Fair. Balanced. American.

Saturday, April 30, 2011

Romney: "We're going to hang" Obama

The media has given the Republican Party a free pass on racism for nearly half a century now. Don't believe me? Remember this?
Ronald Reagan kicked off his 1980 campaign before an adoring white audience in Philadelphia, Mississippi, in Neshoba County, the site of three of the grisliest murders of the civil rights era. "'I believe in states' rights,'" Reagan told his listeners. This hackneyed phrase signified something old and familiar but also something new: conservatism's simultaneous embrace of "'George Wallace inclined voters'" and its careful honing of a political message that avoided the increasingly discredited language of segregation and white supremacy.

This landmark event was recalled by the Boston Globe's Derrick Jackson in 2000, just as a future president, one George W. Bush, was about to reclaim the same precious mantle.
Last week, in a graduation ceremony mysteriously underplayed by the white press, George W. Bush earned his master's degree from the Ronald Reagan Institute of Race Policy and Management.

Reagan established the institute in 1980 by kicking off his presidential campaign at the Neshoba County Fair in Philadelphia, Miss. The Neshoba County Fair for decades had been the legendary gathering spot of segregationists and near the site of the grisly murders of three civil rights workers.

Reagan took the microphone and, to the roar of thousands of white fairgoers, said, ''I believe in states' rights.'' Anyone who knows Southern race policy knows that saying ''states' rights'' is like waving a Confederate flag, telling racists they can do whatever they want to black folks.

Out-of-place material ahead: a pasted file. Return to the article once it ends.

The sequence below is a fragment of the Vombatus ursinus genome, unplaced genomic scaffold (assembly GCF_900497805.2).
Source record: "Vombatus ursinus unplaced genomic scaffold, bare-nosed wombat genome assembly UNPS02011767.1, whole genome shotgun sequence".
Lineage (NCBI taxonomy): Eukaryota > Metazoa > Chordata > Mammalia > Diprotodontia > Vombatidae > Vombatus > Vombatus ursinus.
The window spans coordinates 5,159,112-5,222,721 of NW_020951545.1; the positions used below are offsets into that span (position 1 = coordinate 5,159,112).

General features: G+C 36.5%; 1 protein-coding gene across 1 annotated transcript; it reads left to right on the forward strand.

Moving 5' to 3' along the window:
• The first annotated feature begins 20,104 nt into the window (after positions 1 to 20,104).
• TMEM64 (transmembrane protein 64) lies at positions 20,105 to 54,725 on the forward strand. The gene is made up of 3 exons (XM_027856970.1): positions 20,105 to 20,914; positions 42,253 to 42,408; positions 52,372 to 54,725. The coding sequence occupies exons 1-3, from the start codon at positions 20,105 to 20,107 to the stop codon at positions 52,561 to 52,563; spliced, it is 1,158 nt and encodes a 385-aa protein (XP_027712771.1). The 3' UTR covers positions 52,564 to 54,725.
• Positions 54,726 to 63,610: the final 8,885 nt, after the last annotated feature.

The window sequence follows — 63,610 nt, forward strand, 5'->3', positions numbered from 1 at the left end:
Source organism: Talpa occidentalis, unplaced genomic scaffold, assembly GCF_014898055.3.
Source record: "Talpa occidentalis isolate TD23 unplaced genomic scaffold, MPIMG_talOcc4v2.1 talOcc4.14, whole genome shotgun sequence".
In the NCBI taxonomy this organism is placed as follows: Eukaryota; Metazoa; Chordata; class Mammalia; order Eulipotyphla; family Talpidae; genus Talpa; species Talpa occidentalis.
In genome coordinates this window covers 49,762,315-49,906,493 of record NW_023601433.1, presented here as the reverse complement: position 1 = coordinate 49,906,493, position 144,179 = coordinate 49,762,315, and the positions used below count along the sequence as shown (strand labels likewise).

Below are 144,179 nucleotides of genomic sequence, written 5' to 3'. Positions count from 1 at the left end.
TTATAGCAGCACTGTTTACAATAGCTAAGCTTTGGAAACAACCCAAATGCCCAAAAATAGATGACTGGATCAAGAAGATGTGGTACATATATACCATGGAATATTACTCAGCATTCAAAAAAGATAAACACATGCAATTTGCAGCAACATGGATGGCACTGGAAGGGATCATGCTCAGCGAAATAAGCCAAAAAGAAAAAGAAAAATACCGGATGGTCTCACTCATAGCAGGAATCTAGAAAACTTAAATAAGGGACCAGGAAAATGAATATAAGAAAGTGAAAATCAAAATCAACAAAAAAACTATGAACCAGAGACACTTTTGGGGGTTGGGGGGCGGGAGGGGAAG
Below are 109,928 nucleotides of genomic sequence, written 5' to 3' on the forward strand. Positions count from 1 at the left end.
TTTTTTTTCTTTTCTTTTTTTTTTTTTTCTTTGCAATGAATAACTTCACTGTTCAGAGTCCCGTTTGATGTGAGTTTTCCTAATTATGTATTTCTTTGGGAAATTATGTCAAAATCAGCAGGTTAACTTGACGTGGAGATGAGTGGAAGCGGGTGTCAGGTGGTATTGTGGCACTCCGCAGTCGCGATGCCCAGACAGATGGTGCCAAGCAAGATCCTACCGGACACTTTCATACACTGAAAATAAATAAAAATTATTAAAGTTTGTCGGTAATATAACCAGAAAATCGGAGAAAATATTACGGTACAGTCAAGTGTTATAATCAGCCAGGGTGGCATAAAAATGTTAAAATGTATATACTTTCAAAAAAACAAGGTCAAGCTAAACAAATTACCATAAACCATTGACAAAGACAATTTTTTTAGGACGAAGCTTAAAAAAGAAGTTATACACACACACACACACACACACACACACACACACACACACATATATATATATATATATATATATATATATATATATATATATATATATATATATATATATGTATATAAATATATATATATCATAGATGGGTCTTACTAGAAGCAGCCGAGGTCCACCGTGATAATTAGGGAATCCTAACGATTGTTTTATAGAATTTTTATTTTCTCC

Reagan was never hounded by the press as to how he could make such a statement and expect to be elected as president. [...]

Now, 20 years later, here comes George W. Bush. Stung by his defeat in the New Hampshire primary, Bush needed a trump card in the South Carolina Republican primary. This was a problem, since he and John McCain are running neck-and-redneck on issues dear to racists. Both have chickened out on saying it is time to stop flying the Confederate flag over the state capitol.

Bush may have found his ace. He kicked off his homestretch drive in South Carolina by speaking at Bob Jones University. Bob Jones represents one of Reagan's early signs of being antiblack. Reagan fought to revoke the Internal Revenue Service's authority to deny charitable tax exemptions to the school. The denial was over the school's ban on interracial dating.

The Supreme Court, in an 8-1 decision, rebuked Reagan, saying schools that practice racial segregation can indeed be denied tax exemptions. Reagan would later appoint the lone dissenter, William Rehnquist, to chief justice. [...]

George W. took delight in validating this perverted version of Christianity, telling 6,000 students, almost all white, ''I look forward to publicly defending our conservative philosophy.'' He said he would seek ''compassionate results.'' But compassion could not have been foremost on Bush's mind, since it was only after the speech that he criticized the school's racial policies, not during it and not directly to the students.

His compassion is irrelevant when out of all the colleges in South Carolina, he chose the most racist and homophobic, a venue more discriminatory on paper than even the Neshoba County Fair. Speaking of papers, Bush's appearance was so outrageous newspaper and television reporters should hound him as to how he deserves the White House when he panders to such base thinking.

The tactic worked. Between this and saying John McCain had a black daughter, Bush rescued his primary campaign, winning the South Carolina primary and effectively ending McCain's shot at the nomination.

Every Republican presidential candidate since Goldwater has used some version of the dog whistle to attract white Southerners to the fold. That, after all, is the party's base.

Romney will be no exception, but he realized, as soon as he said it, that this gaffe was too overtly racist for the media. Catching the "error," he corrected himself quickly.

But he will surely hope that the hidden message came through loud and clear to voters in the party's white, Southern, evangelical base, with whom, as a Mormon, he will have real problems.

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